Twenty-six-year-old Rosina Das runs a small grocery shop in her village near Balakati, Odisha, in eastern India. She and her husband own a small lot of land, but their crops don’t bring in enough money for them to provide for their two children and meet their household needs. Rosina needed another way to support her family, so she converted a small room in her house into a grocery store and became a small business owner. Her business quickly took off since there weren’t many other stores in her village.
Joe was a Green Beret on mission in Afghanistan when he was hit in the head by a PKM round! The bullet grazed his skull and the bone fragments shattered and hit his brain, causing a TBI (traumatic brain injury). This left him with hemispheric paralysis, meaning he was paralyzed on one side of his body: one eye doesn’t work, one arm, one leg...
In Santa Ana, California, one urban farm is fighting to bring food sovereignty and cooperative economy to a community wrought with health disparities. In 2016, lead farmer Abel Ruiz helped found CRECE Urban Farms, a five-member, cooperatively-run project that is committed to making fresh, local food accessible to communities of color in the area. Abel recalls, “Our project emerged from the vision of elders, residents, and youth in our community who were fed up with the health disparities in which we live in Santa Ana.
Ibeeth, 23, was born in Carchi, Ecuador. Her mom, Blanca, stayed at home taking care of their house and the kids (Ibeeth and sister Katty), and her dad, Félix, worked as a day laborer, but his income wasn’t enough to cover the family’s basic needs.
My name is Jean Milo and I am a father and a pastor here in Haiti. CMMB installed a water pump near our home in February and it’s changed our lives. In the past, we had to walk 60 minutes to the nearest river to get water. The water we used before was really not good. Animals were drinking in it; people were bathing and doing their laundry in it.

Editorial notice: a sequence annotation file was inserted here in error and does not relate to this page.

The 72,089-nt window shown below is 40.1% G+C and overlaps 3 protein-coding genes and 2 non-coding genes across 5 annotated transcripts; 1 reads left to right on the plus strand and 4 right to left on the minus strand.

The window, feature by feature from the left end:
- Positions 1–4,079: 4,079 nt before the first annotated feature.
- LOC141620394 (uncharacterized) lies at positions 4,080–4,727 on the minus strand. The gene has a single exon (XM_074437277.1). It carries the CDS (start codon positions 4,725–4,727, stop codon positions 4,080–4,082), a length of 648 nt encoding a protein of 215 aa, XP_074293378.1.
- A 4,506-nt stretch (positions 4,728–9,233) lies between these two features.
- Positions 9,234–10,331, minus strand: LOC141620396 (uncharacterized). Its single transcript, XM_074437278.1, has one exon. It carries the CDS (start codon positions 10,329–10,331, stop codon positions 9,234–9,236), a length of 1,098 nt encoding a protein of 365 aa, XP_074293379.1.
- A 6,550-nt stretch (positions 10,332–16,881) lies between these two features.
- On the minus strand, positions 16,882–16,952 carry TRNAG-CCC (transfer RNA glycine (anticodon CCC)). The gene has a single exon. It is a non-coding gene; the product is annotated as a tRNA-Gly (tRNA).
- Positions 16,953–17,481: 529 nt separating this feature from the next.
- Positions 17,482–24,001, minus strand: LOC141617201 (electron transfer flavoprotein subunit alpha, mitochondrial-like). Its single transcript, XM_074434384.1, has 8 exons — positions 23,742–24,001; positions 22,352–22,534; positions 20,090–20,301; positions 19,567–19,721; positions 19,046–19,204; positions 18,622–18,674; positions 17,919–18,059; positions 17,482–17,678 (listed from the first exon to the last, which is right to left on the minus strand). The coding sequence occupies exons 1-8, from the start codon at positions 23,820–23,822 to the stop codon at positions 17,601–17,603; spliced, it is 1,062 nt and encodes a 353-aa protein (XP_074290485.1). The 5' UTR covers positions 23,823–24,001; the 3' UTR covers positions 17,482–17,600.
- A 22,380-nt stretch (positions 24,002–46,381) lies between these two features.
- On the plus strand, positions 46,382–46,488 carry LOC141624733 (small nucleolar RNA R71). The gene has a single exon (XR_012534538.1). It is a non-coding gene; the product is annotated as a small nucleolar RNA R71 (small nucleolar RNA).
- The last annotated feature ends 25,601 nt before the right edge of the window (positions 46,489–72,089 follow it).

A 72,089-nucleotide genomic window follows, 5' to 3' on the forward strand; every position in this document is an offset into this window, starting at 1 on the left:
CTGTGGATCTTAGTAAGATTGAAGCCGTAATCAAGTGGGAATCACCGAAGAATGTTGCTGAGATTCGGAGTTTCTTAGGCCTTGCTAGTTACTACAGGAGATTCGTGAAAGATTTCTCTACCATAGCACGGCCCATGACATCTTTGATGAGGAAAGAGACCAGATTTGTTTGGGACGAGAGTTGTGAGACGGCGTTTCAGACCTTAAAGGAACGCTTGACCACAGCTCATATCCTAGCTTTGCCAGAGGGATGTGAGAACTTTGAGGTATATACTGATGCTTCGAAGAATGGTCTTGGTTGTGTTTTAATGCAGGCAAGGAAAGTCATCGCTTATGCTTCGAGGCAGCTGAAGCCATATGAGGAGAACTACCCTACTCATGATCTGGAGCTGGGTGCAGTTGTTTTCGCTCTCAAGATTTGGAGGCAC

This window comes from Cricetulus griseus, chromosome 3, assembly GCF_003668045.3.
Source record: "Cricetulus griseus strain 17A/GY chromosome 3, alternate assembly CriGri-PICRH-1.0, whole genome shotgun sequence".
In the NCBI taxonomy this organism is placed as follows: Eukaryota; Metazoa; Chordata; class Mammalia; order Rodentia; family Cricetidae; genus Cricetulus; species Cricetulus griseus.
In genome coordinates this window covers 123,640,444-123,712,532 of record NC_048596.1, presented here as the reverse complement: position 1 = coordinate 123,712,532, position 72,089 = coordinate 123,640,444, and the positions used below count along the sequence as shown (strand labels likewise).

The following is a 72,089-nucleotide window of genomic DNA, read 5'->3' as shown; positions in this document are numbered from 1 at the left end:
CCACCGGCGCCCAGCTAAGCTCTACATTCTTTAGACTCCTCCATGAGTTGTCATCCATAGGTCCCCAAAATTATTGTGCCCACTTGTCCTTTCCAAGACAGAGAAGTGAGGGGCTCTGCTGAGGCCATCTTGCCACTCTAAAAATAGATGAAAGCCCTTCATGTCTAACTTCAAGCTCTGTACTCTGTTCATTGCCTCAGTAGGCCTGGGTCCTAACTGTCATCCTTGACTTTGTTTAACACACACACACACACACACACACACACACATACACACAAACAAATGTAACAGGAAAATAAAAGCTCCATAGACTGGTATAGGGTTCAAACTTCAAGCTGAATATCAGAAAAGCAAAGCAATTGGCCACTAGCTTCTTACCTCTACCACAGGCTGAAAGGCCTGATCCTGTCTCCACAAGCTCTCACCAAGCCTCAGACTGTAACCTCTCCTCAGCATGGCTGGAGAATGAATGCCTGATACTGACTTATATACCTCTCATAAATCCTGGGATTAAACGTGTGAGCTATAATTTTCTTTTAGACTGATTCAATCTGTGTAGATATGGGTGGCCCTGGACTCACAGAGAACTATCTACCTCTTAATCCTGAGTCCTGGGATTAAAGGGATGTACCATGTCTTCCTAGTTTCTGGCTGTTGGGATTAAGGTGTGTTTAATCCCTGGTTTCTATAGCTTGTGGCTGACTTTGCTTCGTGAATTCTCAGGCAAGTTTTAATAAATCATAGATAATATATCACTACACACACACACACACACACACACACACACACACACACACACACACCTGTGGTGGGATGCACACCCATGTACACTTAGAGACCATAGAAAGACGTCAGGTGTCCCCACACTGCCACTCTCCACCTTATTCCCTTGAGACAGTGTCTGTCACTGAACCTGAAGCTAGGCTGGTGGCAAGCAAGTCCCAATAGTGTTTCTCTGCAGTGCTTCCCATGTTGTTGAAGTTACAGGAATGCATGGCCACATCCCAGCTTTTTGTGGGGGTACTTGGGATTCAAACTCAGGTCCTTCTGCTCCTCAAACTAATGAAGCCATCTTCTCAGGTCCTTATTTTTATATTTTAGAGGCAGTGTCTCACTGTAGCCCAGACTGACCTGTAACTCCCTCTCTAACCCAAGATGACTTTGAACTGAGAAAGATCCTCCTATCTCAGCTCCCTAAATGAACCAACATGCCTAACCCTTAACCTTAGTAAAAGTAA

When COVID-19 hit Mali, most families CARE works with that had been eating three meals a day suddenly had to drop to eating only once a day. The combination of markets closing, quarantine measures, and falling incomes meant that people had to conserve food carefully.
Maria and her family had camped for months at a construction site after fleeing Venezuela with nothing. That’s when her baby became ill. Little Dominic had diarrhea, which can be life threatening in a child if left untreated. Without money or citizenship in Colombia, Maria had no options.
Then, another Venezuelan refugee told Maria about an Americares free clinic nearby. She and her husband rushed Dominic to the clinic, where Americares doctors treated the little boy. Within weeks, he was fully recovered.
2020 was tumultuous for almost everyone. Anera put many development projects on hold temporarily to shift priorities towards providing life saving and urgent humanitarian aid.
Fatuma* lives in Somalia, a country in crisis. Even before the COVID-19 pandemic, years of conflict, severe drought, deadly floods, and swarms of locusts left many Somalis without homes or land, and unable to feed their families. Orphaned at a young age, Fatuma’s life has become increasingly precarious. She lives in a camp for internally displaced people outside of Somalia’s capital city of Mogadishu.
Every day, 15-year-old Ethel, would have to wake before the sun to finish her morning chores. This included chopping wood, fetching containers of water and washing clothes. She would come home late and not have the time or energy to study and complete homework. Before she owned a Buffalo Bicycle from World Bicycle Relief, she had to walk over two hours across hilly terrain every day to attend school. Before the Buffalo Bicycle, she would arrive at school already tired and would struggle to focus, though she loves science and wanted to learn. Her commute now takes 45 minutes.